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Miss Dorothea Balfour was nearer seventy than sixty, but there was something childlike about her . . . She felt rather like a child, a lost, bewildered child, and she was doing what Belle had always objected to so strongly: staring out of the window at 'those rather odd persons next-door' . . .
Shy, uncertain Miss Balfour is still finding her way after the sudden death of her domineering sister Belle, who-following a failed marriage many years ago-had returned home and made a career of brow-beating her meeker sibling (her memorable final words were 'Don't be a fool Dottie'). But Dorothea soon begins exploring her newfound freedom, observing and then becoming happily enmeshed in the doings of her neighbours, the widowed Mrs. Lenox and her five unusual and charming children, with whom Belle had always forbidden contact. Domestic challenges, romantic difficulties, and efforts to aid a painter's abandoned family-all are facilitated by Dorothea's calm intelligence. And before long she has drama of her own, from her spontaneous rescue of an endangered child to her encounter with Belle's long-lost husband, from whom she learns some surprising secrets.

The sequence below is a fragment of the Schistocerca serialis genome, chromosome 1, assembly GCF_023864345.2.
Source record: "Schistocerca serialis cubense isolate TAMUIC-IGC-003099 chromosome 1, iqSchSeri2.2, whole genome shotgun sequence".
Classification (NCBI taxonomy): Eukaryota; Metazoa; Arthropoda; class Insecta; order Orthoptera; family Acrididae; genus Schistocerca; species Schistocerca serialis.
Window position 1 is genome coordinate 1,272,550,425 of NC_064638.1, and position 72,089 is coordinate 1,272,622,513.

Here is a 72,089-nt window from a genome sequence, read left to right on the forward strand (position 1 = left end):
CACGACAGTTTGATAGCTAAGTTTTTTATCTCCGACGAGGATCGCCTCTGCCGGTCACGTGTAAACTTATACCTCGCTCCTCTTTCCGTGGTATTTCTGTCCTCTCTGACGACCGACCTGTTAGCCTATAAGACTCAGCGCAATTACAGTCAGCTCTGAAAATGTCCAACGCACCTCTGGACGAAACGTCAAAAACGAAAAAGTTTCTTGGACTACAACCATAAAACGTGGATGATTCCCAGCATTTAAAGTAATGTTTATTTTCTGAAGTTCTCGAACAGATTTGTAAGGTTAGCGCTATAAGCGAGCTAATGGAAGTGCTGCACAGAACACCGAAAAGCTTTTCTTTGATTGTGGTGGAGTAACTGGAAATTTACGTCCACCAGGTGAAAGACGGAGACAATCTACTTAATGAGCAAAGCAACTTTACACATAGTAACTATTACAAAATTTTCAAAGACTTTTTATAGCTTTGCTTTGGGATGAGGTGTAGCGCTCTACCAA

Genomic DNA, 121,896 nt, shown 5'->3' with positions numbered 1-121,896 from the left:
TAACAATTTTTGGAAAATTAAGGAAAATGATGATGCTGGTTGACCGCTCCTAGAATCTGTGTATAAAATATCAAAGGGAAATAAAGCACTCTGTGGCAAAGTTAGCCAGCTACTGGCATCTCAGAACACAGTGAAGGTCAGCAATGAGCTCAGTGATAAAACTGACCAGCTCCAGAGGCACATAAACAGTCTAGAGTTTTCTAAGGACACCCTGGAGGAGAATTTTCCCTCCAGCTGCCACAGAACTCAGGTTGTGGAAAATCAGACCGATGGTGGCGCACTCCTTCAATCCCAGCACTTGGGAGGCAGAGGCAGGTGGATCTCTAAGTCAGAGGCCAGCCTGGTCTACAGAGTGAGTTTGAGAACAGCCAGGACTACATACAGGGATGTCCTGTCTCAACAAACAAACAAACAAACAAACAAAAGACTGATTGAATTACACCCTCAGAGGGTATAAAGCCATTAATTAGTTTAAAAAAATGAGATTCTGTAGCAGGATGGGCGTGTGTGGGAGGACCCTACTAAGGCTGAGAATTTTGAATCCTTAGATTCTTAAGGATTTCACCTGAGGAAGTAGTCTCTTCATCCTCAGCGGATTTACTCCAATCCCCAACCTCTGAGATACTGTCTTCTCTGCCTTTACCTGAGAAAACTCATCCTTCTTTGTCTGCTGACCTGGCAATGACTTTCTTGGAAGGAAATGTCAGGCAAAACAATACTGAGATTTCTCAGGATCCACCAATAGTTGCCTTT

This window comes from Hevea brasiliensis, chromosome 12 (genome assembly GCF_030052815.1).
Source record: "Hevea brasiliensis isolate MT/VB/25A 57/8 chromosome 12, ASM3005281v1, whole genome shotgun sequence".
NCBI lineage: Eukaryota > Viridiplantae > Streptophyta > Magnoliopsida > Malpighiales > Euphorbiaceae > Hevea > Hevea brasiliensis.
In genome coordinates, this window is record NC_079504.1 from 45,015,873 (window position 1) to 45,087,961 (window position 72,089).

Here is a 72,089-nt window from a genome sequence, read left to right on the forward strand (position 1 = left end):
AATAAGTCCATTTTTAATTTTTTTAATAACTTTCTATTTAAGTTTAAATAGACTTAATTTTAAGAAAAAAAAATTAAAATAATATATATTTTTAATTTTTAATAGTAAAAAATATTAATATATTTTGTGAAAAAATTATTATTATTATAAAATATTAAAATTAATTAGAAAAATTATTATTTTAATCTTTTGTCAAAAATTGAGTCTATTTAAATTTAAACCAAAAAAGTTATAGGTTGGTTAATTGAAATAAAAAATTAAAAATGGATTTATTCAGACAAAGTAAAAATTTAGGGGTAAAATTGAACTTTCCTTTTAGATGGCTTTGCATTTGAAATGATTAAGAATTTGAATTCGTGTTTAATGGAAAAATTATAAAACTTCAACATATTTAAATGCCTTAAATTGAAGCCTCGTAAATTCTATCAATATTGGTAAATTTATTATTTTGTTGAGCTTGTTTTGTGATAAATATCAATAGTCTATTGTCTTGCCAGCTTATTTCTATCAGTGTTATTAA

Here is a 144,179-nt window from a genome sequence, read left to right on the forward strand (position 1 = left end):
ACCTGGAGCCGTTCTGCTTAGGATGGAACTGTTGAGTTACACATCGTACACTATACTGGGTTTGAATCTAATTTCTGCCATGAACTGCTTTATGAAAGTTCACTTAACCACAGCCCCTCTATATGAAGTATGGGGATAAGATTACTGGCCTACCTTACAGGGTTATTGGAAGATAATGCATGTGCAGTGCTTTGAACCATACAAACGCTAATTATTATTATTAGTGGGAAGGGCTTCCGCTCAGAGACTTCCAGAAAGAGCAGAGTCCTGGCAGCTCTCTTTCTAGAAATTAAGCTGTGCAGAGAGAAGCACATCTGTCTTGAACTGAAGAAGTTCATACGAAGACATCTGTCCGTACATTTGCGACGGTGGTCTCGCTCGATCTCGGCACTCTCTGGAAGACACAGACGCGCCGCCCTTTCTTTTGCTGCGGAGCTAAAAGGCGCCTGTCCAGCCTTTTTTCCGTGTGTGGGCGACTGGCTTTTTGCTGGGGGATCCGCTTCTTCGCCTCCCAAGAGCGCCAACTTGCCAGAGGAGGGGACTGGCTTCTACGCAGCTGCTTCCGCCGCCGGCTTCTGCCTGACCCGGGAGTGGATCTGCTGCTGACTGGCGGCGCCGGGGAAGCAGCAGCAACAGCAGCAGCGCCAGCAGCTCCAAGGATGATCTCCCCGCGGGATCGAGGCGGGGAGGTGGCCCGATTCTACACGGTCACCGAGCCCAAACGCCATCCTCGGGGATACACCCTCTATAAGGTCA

Molly Clavering was for many years herself a near neighbour and friend of bestselling author D.E. Stevenson, and they may well have influenced one another's writing. Originally published in 1956 and set vividly in postwar Edinburgh, Near Neighbours is one of Clavering's most cheerful and amusing tales. This new edition includes an introduction by Elizabeth Crawford.
angela thirkell, british library, furrowed middlebrow, miss read, persephone, d.e. stevenson, rumer godden